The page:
It's all about company earnings 14/10/20
It’s all about company earnings
In recent weeks we have received some great feedback in regard to my recent article titled The Key to Investing.
In this article I compared a popular bank share, that paid a high dividend, against a growth company in the Health Care sector that my clients have been invested in since 1999.
Several readers wanted to know why I place so much emphasis on the link between earning and share growth, while another felt that I was being unfair on the banks as “they always pay good dividends, and that’s what I need to live off”.
In the article I compared a $100,000 investment in June 2005 into the bank and the growth company. Both companies grew their earnings by 10-15% over the next decade so their share prices increased to $175,525 and $175,612 respectively over the next 10 years. Not much difference, and a clear link to earnings growth.
Since 2015 the bank’s earnings growth fell to 1% per annum by 2019, while the growth company has continued to grow their earnings by 10-20% per annum.
Today a $100,000 investment in the bank is worth $91,910 while the growth company shares are now worth $467,302. It is quite a difference, and clearly demonstrates the link between company earnings and share price.
But what about the good dividends from the bank shares?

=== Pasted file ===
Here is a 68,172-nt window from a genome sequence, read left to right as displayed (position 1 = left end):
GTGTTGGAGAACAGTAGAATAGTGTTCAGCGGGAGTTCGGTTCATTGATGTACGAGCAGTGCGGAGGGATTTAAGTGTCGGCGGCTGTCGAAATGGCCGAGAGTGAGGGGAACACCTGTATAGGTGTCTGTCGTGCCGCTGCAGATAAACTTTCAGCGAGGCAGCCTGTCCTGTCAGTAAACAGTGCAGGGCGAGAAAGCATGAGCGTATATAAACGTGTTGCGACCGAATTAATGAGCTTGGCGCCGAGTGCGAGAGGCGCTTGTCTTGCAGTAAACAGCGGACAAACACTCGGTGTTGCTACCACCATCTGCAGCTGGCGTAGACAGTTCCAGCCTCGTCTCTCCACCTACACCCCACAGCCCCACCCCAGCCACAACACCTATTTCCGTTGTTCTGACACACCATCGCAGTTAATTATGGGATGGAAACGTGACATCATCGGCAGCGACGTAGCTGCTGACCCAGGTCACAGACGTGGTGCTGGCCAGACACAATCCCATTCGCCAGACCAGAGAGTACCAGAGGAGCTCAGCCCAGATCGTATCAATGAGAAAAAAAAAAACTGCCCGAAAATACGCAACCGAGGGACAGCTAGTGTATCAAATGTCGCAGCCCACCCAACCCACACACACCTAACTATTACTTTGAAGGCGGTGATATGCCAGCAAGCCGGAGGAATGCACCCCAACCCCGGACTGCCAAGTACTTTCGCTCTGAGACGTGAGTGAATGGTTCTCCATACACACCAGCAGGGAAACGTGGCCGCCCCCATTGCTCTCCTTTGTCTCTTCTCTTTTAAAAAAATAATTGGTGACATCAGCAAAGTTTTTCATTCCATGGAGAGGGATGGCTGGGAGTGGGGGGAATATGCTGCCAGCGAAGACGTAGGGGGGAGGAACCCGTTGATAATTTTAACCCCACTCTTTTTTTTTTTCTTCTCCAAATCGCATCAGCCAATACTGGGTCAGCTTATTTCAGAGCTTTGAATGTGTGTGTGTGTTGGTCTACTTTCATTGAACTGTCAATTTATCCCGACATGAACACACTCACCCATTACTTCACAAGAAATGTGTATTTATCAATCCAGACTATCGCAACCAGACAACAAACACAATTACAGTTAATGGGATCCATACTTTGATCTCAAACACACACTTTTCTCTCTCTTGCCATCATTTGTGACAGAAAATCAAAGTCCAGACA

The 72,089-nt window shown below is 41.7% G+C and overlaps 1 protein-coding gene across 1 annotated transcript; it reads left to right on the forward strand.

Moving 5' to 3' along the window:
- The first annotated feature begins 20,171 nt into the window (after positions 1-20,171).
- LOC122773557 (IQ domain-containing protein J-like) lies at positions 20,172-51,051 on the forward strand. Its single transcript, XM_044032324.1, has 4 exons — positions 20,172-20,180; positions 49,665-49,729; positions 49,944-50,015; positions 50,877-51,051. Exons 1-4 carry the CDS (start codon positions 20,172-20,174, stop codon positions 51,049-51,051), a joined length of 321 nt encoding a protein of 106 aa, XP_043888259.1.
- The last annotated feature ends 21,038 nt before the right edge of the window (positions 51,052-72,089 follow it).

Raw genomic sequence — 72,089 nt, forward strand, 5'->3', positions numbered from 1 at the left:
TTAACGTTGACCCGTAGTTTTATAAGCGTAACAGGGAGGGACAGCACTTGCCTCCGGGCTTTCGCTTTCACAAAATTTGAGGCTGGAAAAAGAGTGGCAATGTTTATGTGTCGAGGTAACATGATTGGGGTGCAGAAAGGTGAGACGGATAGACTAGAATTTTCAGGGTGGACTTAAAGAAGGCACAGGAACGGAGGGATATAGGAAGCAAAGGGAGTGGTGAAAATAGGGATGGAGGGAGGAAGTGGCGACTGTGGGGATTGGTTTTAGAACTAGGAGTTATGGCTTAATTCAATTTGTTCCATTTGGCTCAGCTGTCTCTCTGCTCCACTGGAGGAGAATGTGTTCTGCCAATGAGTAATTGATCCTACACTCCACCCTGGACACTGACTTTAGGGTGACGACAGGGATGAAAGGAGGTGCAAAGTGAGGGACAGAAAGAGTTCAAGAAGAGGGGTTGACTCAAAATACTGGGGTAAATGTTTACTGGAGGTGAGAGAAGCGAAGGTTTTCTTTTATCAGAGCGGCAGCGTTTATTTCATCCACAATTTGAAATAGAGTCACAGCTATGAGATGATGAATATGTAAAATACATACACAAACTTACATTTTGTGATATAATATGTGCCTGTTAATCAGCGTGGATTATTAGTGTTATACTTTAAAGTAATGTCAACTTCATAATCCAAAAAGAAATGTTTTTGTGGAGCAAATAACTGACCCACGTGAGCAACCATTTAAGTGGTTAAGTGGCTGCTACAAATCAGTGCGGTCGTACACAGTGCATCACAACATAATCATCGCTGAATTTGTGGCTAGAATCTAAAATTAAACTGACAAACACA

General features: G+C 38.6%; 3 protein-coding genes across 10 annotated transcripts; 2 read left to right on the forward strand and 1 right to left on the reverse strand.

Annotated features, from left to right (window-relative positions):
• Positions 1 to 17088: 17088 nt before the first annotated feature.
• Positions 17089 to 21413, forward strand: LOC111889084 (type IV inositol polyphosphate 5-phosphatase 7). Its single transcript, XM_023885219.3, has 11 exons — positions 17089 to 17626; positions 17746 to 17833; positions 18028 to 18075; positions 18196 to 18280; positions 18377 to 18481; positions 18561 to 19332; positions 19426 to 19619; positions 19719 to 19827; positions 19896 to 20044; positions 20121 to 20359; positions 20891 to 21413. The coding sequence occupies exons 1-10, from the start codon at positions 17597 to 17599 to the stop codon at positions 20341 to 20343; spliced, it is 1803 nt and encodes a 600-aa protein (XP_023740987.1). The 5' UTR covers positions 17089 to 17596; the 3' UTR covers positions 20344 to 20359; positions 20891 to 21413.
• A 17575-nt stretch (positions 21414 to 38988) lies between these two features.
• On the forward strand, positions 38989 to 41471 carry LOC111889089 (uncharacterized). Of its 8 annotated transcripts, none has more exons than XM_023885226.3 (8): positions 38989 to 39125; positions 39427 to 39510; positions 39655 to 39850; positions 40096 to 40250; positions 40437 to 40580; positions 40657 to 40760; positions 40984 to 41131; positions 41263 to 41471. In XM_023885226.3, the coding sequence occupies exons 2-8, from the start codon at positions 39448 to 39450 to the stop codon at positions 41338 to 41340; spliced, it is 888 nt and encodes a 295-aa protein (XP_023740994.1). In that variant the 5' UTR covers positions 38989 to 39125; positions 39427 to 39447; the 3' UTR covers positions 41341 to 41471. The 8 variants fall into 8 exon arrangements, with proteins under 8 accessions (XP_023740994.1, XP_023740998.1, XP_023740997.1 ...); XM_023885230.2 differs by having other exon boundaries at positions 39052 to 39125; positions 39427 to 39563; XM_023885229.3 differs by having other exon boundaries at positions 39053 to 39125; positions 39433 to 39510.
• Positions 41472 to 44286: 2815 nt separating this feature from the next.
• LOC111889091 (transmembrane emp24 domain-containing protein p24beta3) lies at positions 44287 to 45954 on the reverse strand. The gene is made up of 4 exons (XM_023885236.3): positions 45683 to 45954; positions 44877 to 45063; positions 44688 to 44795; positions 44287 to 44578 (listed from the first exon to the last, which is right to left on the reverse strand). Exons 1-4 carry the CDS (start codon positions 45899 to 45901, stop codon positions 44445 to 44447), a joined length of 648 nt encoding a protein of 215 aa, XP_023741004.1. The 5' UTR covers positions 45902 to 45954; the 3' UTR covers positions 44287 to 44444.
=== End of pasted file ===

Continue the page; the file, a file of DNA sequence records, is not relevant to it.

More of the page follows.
Well, the bank shares mentioned above were paying a dividend of $2,300 in 2005 on a $100,000 investment, but now the dividend is only $827 on the $91,910 market value, while the dividend from the growth company has increased from $2,100 in 2005 to $8,286 in 2020. So the key to increasing dividends is also earnings growth.
This is why analysts monitor company earning so closely. Companies each year provide in their Annual Reports forward earnings guidance. During the following year if there are material change to forward earnings guidance they have a legal obligation to inform the market.
If a company misses their earnings forecast their share price is usually savaged. If a company does better than forecasted then their share price usually increases. Thus, it’s all about solid earnings growth and achieving future earnings targets.
Another reader has asked whether any of the banks are still worth retaining. In the table below I have provided earnings growth estimates and dividend estimates over the next 2-3 years for the banks and another popular high dividend paying company.
As you can clearly see the outlook over the medium term for two of the major banks is very poor, as is the telecommunication company that many retirees invest into for their ‘good dividend’.
In fact an investment spread across these five companies is likely to return a negative 0.5% per annum in coming years. This assumes that the market holds up and that they achieve their earnings guidance.
I feel that there are six standout companies in Australia at the moment. These companies should all continue to grow their earnings by between 9% and 30% per annum over the next three years.
Including their dividends, that range between 0.9% and 3.8%, we estimate that our clients will return an average of 14.1% per annum over the next two to three years from the combination of these companies.
Next week I’ll talk more about these companies and discuss my doubts that diversification will work over the next decade.
In the meantime, if you are interested in having your investment portfolio reviewed to ensure that you are not exposed to the wrong investments, please give me a call (91600288) or email my office at firstname.lastname@example.org
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Lanham Financial Advice